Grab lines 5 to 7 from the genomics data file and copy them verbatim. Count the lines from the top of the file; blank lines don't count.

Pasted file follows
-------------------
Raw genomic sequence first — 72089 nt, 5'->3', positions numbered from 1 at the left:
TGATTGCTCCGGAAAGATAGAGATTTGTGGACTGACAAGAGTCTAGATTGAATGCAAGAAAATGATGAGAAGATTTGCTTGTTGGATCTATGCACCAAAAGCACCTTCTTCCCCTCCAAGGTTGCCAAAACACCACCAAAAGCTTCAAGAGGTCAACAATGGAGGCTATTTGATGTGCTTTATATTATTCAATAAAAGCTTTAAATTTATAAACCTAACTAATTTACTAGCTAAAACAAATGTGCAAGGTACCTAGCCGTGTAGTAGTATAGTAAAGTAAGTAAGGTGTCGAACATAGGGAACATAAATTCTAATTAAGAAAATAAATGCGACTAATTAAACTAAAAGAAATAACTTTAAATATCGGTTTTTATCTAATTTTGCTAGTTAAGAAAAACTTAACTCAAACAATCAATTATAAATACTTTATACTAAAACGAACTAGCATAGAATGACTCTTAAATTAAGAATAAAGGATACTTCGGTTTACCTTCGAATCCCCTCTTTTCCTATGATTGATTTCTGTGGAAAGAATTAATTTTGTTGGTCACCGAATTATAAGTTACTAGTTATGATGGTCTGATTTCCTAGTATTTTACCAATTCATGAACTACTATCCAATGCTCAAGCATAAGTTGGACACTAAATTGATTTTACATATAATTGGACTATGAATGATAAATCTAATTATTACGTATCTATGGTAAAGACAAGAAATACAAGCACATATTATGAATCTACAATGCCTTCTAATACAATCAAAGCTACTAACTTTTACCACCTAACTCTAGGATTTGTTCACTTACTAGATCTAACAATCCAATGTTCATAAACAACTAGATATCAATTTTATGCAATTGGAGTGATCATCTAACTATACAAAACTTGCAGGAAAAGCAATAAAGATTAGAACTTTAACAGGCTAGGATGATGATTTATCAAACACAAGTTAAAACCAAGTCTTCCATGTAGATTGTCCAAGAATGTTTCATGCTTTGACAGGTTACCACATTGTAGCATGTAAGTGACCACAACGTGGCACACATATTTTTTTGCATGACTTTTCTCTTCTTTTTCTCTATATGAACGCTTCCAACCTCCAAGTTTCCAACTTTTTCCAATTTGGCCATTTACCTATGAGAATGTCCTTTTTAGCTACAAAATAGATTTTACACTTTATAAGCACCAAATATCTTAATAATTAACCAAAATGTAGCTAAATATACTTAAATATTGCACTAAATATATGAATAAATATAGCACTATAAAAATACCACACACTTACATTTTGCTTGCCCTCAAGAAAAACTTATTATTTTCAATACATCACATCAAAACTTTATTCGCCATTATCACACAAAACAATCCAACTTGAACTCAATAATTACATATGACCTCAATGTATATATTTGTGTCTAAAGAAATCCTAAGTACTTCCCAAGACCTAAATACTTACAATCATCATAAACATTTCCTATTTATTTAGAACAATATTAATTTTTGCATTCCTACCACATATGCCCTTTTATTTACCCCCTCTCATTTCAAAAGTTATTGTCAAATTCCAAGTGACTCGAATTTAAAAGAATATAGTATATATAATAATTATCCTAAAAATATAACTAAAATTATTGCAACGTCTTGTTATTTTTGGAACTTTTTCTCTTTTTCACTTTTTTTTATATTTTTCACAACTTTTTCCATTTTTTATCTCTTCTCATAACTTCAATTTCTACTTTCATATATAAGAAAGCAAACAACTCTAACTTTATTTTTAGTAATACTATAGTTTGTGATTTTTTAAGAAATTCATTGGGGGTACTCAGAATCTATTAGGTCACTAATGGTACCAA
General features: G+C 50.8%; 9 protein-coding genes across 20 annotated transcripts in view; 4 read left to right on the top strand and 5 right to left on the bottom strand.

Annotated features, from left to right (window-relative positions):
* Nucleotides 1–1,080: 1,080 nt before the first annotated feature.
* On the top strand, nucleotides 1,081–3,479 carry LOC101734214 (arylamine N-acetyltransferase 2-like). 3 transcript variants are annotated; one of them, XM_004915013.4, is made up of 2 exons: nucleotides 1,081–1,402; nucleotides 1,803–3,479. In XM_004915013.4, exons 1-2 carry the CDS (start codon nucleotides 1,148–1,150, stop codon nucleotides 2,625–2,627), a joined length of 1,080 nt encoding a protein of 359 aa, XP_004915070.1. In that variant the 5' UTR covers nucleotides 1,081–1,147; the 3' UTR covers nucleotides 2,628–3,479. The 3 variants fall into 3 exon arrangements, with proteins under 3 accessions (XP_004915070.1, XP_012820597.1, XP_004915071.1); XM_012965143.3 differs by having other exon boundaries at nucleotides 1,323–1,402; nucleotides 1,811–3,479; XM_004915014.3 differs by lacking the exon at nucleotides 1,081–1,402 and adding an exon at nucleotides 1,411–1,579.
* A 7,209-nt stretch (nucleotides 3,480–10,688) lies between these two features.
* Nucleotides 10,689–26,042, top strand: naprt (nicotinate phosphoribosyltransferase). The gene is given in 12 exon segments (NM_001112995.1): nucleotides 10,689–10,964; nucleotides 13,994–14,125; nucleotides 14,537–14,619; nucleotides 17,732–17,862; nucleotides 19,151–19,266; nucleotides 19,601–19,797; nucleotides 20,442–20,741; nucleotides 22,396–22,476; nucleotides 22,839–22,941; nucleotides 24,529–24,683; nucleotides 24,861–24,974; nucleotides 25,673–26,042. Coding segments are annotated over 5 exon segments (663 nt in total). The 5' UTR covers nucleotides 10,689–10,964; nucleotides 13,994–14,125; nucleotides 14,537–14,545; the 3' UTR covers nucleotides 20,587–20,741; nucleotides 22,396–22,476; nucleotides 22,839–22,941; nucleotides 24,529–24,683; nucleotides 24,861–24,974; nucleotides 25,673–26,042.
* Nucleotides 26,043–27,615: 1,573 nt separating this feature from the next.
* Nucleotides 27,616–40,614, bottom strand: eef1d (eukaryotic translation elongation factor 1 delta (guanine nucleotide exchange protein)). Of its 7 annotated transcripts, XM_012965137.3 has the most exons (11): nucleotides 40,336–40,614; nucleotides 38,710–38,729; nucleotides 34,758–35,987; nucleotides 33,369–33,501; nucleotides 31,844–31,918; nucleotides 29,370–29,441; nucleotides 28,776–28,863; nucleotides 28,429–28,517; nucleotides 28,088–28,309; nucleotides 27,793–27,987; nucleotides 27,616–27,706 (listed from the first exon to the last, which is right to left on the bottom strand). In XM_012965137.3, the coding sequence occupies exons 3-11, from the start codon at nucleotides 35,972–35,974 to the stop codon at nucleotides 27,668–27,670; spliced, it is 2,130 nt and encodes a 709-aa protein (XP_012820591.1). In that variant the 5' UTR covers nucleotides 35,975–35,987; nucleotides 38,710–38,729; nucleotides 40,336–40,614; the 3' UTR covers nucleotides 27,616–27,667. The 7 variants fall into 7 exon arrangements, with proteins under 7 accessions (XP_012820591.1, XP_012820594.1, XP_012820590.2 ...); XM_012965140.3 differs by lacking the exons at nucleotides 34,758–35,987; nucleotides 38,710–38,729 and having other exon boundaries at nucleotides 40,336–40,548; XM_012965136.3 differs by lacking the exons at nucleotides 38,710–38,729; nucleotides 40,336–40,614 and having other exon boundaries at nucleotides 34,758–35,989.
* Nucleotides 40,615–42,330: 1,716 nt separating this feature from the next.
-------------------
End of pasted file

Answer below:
* Nucleotides 1–1,080: 1,080 nt before the first annotated feature.
* On the top strand, nucleotides 1,081–3,479 carry LOC101734214 (arylamine N-acetyltransferase 2-like). 3 transcript variants are annotated; one of them, XM_004915013.4, is made up of 2 exons: nucleotides 1,081–1,402; nucleotides 1,803–3,479. In XM_004915013.4, exons 1-2 carry the CDS (start codon nucleotides 1,148–1,150, stop codon nucleotides 2,625–2,627), a joined length of 1,080 nt encoding a protein of 359 aa, XP_004915070.1. In that variant the 5' UTR covers nucleotides 1,081–1,147; the 3' UTR covers nucleotides 2,628–3,479. The 3 variants fall into 3 exon arrangements, with proteins under 3 accessions (XP_004915070.1, XP_012820597.1, XP_004915071.1); XM_012965143.3 differs by having other exon boundaries at nucleotides 1,323–1,402; nucleotides 1,811–3,479; XM_004915014.3 differs by lacking the exon at nucleotides 1,081–1,402 and adding an exon at nucleotides 1,411–1,579.
* A 7,209-nt stretch (nucleotides 3,480–10,688) lies between these two features.